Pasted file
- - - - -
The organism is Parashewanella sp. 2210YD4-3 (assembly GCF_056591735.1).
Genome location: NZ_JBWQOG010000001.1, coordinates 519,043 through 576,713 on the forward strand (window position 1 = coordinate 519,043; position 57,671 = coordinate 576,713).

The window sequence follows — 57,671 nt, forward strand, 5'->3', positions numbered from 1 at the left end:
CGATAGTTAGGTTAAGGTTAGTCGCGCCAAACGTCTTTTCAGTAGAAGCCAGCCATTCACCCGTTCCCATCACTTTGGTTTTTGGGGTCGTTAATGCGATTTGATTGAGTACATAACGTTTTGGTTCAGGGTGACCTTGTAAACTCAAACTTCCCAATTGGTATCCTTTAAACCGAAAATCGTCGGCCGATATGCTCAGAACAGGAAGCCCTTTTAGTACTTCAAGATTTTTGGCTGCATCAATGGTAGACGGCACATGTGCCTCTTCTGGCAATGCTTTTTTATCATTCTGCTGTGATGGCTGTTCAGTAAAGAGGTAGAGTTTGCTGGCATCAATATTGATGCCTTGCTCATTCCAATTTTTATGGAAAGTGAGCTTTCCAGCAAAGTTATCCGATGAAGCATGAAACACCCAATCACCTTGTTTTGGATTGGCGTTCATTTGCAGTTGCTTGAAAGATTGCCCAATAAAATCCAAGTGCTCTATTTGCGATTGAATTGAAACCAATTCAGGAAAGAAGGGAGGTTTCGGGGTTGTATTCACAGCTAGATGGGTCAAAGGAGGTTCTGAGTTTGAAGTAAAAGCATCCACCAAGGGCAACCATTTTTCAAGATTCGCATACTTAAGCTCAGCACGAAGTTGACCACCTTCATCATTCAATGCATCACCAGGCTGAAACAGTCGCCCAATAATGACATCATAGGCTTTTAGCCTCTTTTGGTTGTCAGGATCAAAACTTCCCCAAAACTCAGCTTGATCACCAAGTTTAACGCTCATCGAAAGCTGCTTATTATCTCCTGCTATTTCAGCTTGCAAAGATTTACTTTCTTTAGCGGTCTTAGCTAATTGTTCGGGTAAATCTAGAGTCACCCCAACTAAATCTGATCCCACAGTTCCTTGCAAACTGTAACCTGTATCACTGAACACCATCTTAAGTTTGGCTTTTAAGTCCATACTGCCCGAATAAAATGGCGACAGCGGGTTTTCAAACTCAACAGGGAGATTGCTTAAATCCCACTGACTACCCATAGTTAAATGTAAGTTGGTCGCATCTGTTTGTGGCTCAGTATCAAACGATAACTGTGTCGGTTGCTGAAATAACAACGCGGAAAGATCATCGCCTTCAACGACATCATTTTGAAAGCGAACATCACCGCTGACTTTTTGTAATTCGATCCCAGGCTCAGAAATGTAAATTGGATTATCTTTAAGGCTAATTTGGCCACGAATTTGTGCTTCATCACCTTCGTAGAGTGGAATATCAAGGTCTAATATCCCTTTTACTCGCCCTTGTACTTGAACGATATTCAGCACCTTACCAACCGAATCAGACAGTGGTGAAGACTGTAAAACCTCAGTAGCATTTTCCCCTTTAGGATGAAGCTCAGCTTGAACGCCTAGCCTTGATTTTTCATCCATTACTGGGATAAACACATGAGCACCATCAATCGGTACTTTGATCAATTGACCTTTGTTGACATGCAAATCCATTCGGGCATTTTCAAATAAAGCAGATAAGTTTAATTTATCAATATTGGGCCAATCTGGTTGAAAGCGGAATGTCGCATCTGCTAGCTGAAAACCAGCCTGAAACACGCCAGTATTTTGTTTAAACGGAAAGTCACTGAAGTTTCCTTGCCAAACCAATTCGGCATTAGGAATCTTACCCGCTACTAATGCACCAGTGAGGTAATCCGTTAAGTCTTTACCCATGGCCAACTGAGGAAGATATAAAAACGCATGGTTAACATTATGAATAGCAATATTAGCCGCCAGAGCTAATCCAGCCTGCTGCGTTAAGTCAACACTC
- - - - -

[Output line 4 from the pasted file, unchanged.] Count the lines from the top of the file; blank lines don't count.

CGATAGTTAGGTTAAGGTTAGTCGCGCCAAACGTCTTTTCAGTAGAAGCCAGCCATTCACCCGTTCCCATCACTTTGGTTTTTGGGGTCGTTAATGCGATTTGATTGAGTACATAACGTTTTGGTTCAGGGTGACCTTGTAAACTCAAACTTCCCAATTGGTATCCTTTAAACCGAAAATCGTCGGCCGATATGCTCAGAACAGGAAGCCCTTTTAGTACTTCAAGATTTTTGGCTGCATCAATGGTAGACGGCACATGTGCCTCTTCTGGCAATGCTTTTTTATCATTCTGCTGTGATGGCTGTTCAGTAAAGAGGTAGAGTTTGCTGGCATCAATATTGATGCCTTGCTCATTCCAATTTTTATGGAAAGTGAGCTTTCCAGCAAAGTTATCCGATGAAGCATGAAACACCCAATCACCTTGTTTTGGATTGGCGTTCATTTGCAGTTGCTTGAAAGATTGCCCAATAAAATCCAAGTGCTCTATTTGCGATTGAATTGAAACCAATTCAGGAAAGAAGGGAGGTTTCGGGGTTGTATTCACAGCTAGATGGGTCAAAGGAGGTTCTGAGTTTGAAGTAAAAGCATCCACCAAGGGCAACCATTTTTCAAGATTCGCATACTTAAGCTCAGCACGAAGTTGACCACCTTCATCATTCAATGCATCACCAGGCTGAAACAGTCGCCCAATAATGACATCATAGGCTTTTAGCCTCTTTTGGTTGTCAGGATCAAAACTTCCCCAAAACTCAGCTTGATCACCAAGTTTAACGCTCATCGAAAGCTGCTTATTATCTCCTGCTATTTCAGCTTGCAAAGATTTACTTTCTTTAGCGGTCTTAGCTAATTGTTCGGGTAAATCTAGAGTCACCCCAACTAAATCTGATCCCACAGTTCCTTGCAAACTGTAACCTGTATCACTGAACACCATCTTAAGTTTGGCTTTTAAGTCCATACTGCCCGAATAAAATGGCGACAGCGGGTTTTCAAACTCAACAGGGAGATTGCTTAAATCCCACTGACTACCCATAGTTAAATGTAAGTTGGTCGCATCTGTTTGTGGCTCAGTATCAAACGATAACTGTGTCGGTTGCTGAAATAACAACGCGGAAAGATCATCGCCTTCAACGACATCATTTTGAAAGCGAACATCACCGCTGACTTTTTGTAATTCGATCCCAGGCTCAGAAATGTAAATTGGATTATCTTTAAGGCTAATTTGGCCACGAATTTGTGCTTCATCACCTTCGTAGAGTGGAATATCAAGGTCTAATATCCCTTTTACTCGCCCTTGTACTTGAACGATATTCAGCACCTTACCAACCGAATCAGACAGTGGTGAAGACTGTAAAACCTCAGTAGCATTTTCCCCTTTAGGATGAAGCTCAGCTTGAACGCCTAGCCTTGATTTTTCATCCATTACTGGGATAAACACATGAGCACCATCAATCGGTACTTTGATCAATTGACCTTTGTTGACATGCAAATCCATTCGGGCATTTTCAAATAAAGCAGATAAGTTTAATTTATCAATATTGGGCCAATCTGGTTGAAAGCGGAATGTCGCATCTGCTAGCTGAAAACCAGCCTGAAACACGCCAGTATTTTGTTTAAACGGAAAGTCACTGAAGTTTCCTTGCCAAACCAATTCGGCATTAGGAATCTTACCCGCTACTAATGCACCAGTGAGGTAATCCGTTAAGTCTTTACCCATGGCCAACTGAGGAAGATATAAAAACGCATGGTTAACATTATGAATAGCAATATTAGCCGCCAGAGCTAATCCAGCCTGCTGCGTTAAGTCAACACTC